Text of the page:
s e q u e n tia l evaluation process.3 The first step involves a determination of whether the claim an t is involved in substantial gainful activity. 20 C.F.R. §§ 404.1520(a)(4)(I); 4 1 6 .9 2 0 (a )(4 )(I) (2005). If the claimant is, benefits are denied, regardless of medical c o n d itio n , age, education or work experience. Id. at §§ 404.1520(b); 416.920(b). In this c a se , the ALJ found that Ms. Robinson was not engaged in substantial gainful e m p lo ym e n t and that she had not been so engaged since the onset of her alleged d is a b ility. (Tr. 12) S te p 2 involves a determination of whether the claimant has an impairment or c o m b in a tio n of impairments which is "severe" and meets the duration requirement. Id. at § § 404.1520(a)(4)(ii); 416.920(a)(4)(ii). A "severe" impairment significantly limits a c la im a n t's ability to perform basic work activities. Id. at §§ 404.1520(c); 416.920(c). The ALJ found that Plaintiff suffered from a severe impairment, fibromyalgia. (Tr.12) He found that Plaintiff's other complaints, including depression, were not severe. (Tr. 13) Step 3 involves a determination of whether the severe impairment meets or equals a listed impairment. Id., §§ 404.1520(a)(4)(iii); 416.920(a)(4)(iii). If so, and the duration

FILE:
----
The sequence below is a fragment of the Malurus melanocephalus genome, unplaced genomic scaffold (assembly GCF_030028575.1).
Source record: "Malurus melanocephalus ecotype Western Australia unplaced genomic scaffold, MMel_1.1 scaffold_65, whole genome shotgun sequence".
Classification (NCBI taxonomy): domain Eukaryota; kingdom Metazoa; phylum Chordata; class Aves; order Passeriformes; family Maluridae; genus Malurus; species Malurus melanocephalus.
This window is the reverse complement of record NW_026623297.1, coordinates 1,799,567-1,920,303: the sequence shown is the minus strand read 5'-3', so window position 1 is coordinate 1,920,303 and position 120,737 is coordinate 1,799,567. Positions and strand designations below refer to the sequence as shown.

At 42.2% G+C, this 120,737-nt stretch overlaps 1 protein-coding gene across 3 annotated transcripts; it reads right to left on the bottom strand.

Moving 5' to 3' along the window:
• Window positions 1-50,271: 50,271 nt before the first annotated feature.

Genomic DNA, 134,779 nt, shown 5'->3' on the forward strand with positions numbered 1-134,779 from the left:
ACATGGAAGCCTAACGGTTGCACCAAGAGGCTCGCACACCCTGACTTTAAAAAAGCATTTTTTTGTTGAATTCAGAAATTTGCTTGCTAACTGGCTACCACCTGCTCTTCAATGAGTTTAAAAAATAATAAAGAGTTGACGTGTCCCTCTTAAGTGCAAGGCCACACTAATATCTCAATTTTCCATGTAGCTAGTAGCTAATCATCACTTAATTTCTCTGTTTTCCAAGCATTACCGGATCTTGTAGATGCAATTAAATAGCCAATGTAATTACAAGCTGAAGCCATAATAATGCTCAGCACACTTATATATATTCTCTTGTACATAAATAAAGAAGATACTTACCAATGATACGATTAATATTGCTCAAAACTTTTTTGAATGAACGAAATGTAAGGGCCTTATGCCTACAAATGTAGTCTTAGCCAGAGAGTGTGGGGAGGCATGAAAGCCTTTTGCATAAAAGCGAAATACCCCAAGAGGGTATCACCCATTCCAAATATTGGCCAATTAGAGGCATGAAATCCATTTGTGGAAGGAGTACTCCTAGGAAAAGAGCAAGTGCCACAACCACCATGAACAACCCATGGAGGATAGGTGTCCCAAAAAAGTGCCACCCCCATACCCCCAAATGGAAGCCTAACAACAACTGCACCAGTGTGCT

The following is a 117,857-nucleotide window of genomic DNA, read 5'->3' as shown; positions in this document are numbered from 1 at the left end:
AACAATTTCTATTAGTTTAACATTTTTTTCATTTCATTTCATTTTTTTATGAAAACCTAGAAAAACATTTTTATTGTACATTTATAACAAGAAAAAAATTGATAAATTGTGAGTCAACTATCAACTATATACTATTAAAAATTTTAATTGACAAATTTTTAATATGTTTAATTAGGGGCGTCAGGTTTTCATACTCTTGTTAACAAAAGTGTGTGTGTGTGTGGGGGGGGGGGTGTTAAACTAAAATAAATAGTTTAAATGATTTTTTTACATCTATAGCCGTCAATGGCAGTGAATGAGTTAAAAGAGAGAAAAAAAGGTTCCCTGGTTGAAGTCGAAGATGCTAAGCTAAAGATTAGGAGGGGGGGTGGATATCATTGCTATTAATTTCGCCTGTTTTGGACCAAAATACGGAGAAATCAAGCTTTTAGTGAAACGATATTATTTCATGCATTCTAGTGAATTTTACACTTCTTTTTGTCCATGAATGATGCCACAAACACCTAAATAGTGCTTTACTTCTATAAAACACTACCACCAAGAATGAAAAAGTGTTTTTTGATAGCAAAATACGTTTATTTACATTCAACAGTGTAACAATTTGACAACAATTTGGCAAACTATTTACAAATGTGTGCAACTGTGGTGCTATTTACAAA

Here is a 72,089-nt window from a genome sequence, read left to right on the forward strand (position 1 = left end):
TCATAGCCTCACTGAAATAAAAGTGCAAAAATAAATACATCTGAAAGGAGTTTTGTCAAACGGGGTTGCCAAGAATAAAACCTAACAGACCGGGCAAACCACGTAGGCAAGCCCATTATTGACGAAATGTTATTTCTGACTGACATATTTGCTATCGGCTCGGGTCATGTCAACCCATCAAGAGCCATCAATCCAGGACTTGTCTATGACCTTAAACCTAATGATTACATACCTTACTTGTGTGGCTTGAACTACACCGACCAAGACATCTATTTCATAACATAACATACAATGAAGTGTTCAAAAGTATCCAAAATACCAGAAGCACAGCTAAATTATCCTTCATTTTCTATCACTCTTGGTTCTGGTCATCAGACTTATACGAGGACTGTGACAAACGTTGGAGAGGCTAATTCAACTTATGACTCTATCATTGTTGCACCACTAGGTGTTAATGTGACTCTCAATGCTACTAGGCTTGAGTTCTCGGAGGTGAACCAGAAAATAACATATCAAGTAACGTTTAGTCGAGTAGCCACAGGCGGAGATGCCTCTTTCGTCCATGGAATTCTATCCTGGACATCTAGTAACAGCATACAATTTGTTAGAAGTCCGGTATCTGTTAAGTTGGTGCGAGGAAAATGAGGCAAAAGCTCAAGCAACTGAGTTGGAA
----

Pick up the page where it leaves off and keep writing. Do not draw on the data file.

Because the ALJ found that Plaintiff could return to her past relevant work at step f o u r of the five-step process, he did not need to proceed to step five in the sequential a n a lysis , i.e. whether the claimant is able to make an adjustment to other work, given c la im a n t's age, education and work experience. 3